[whatwg] <a onlyreplace>

Tab Atkins Jr. jackalmage at gmail.com
Fri Oct 16 11:06:53 PDT 2009

Promoting this reply to top-level because I think it's crazy good.

On Fri, Oct 16, 2009 at 11:09 AM, Aryeh Gregor <Simetrical+w3c at gmail.com> wrote:
> On Fri, Oct 16, 2009 at 10:16 AM, Tab Atkins Jr. <jackalmage at gmail.com> wrote:
>> As well, this still doesn't answer the question of what to do with
>> script links between the static content and the original page, like
>> event listeners placed on content within the <static>.  Do they get
>> preserved?  How would that work?  If they don't, then some of the
>> benefit of 'static' content is lost, since it will be inoperable for a
>> moment after each pageload while the JS reinitializes.
> Script links should be preserved somehow, ideally.  I would like to
> see this be along the lines of "AJAX reload of some page content,
> without JavaScript and with automatically working URLs".
> I'm drawn back to my original proposal.  The idea would be as follows:
> instead of loading the new page in place of the new one, just parse
> it, extract the bit you want, plug that into the existing DOM, and
> throw away the rest.  More specifically, suppose we mark the dynamic
> content instead of the static.
> Let's say we add a new attribute to <a>, like <a onlyreplace="foo">,
> where "foo" is the id of an element on the page.  Or better, a
> space-separated list of elements.  When the user clicks such a link,
> the browser should do something like this: change the URL in the
> navigation bar to the indicated URL, and retrieve the indicated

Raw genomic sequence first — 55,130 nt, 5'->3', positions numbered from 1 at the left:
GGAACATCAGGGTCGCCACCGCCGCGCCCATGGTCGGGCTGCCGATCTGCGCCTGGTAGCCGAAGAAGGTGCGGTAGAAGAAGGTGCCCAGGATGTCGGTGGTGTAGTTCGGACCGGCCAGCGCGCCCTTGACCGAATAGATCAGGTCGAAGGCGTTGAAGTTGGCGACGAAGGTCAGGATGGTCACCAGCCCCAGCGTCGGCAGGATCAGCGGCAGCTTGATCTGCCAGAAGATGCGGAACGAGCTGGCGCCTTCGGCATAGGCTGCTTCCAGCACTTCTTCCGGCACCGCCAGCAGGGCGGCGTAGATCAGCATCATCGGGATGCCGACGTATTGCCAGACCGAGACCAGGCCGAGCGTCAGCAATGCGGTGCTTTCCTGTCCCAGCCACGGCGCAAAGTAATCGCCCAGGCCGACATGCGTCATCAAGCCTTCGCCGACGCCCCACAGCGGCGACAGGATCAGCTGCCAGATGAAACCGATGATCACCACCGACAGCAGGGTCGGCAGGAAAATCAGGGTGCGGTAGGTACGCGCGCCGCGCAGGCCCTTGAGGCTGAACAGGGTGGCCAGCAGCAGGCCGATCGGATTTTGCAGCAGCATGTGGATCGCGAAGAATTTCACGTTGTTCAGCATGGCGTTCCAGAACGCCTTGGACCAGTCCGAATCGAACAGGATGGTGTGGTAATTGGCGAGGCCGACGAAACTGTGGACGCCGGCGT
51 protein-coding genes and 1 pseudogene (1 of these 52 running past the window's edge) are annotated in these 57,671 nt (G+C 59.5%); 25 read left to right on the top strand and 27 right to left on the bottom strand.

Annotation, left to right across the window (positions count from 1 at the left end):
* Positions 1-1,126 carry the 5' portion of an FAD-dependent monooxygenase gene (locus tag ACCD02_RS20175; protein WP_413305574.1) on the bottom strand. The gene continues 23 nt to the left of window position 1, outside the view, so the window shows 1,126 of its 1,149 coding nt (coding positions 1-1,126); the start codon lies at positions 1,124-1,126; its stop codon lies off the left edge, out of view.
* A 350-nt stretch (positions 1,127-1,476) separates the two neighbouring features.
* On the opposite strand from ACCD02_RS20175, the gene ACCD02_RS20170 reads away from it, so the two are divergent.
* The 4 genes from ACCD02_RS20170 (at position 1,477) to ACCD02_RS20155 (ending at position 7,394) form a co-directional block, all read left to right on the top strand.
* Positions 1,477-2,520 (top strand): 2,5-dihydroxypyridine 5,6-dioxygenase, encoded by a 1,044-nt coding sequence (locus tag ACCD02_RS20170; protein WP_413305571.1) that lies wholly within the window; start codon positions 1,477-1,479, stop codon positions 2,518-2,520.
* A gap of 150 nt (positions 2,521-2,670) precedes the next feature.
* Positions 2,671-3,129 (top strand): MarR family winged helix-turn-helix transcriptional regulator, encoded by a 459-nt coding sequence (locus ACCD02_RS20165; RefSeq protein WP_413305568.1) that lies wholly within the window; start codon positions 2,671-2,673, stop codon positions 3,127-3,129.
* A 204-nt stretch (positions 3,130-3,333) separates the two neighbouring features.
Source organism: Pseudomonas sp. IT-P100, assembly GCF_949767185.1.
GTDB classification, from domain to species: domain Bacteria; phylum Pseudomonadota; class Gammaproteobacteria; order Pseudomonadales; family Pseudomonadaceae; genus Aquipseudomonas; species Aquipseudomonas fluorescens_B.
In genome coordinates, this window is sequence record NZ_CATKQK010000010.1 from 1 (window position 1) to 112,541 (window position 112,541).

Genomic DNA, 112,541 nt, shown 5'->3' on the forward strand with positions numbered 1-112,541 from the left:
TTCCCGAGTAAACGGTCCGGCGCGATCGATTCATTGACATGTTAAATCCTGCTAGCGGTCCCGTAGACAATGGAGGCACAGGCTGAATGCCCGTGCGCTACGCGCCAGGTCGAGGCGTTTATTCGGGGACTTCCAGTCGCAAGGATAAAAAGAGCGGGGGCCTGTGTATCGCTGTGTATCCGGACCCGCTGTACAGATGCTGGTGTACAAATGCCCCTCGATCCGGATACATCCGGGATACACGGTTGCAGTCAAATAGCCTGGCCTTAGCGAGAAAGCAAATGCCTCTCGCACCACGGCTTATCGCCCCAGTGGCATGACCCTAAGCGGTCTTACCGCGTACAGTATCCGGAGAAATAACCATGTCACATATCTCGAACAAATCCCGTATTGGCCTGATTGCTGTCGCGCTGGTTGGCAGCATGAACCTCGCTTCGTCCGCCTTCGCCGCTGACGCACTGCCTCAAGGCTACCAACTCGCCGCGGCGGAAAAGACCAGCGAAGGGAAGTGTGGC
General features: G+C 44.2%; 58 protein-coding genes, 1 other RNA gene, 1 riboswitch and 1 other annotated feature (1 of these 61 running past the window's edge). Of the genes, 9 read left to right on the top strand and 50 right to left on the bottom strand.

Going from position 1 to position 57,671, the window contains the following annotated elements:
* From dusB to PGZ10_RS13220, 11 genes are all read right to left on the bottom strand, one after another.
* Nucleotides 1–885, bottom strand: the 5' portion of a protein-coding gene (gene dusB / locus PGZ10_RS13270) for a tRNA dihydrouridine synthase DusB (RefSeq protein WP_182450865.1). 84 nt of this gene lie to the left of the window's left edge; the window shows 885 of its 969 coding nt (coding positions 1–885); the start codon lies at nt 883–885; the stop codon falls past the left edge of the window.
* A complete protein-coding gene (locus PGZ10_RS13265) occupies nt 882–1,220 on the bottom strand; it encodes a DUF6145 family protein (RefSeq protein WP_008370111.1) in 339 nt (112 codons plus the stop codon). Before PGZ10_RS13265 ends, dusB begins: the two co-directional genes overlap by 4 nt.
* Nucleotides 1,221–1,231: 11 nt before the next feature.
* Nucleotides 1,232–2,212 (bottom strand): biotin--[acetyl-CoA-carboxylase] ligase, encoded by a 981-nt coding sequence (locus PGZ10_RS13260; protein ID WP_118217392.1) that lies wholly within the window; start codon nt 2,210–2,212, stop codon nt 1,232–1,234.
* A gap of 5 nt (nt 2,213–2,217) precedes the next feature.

> resource and begin to parse it.  Every time an element is encountered
> that has an id in the onlyreplace list, if there is an element on the
> current page with that id, remove the existing element and then add
> the element from the new page.  I guess this should be done in the
> usual fashion, first appending the element itself and then its
> children recursively, leaf-first.


Single-page apps are already becoming common for js-heavy sites.  The
obvious example is something like Gmail, but it's becoming more common
everywhere.  The main benefit of doing this is that you never dump the
script context, so you only have to parse/execute/apply scripting
*once* across the page, making really heavy libraries actually usable.
 In fact, writing a single-page app was explicitly given as a
suggestion in the "Global Script" thread.  Even in contexts with
lighter scripts, there can still be substantial run-time rewriting of
the page which a single-page app can avoid doing multiple times (frex,
transforming a nested list into a tree control).

The problem, though, is that single-page apps are currently a bit
clunky to write.  They require javascript to function, and the
necessary code is relatively large and clunky, even in libraries like
jQuery which make the process much simpler.  It requires you to
architect your site around the design, either producing a bunch of
single-widget files that you query for and slap into place, or some
relatively complex client-side logic to parse data structures into
HTML.  It's also very hard to get accessibility and graceful
degradation right, requiring you to basically completely duplicate
everything in a static form.  Finally, preserving
bookmarkability/general deeplinking (such as from a search engine)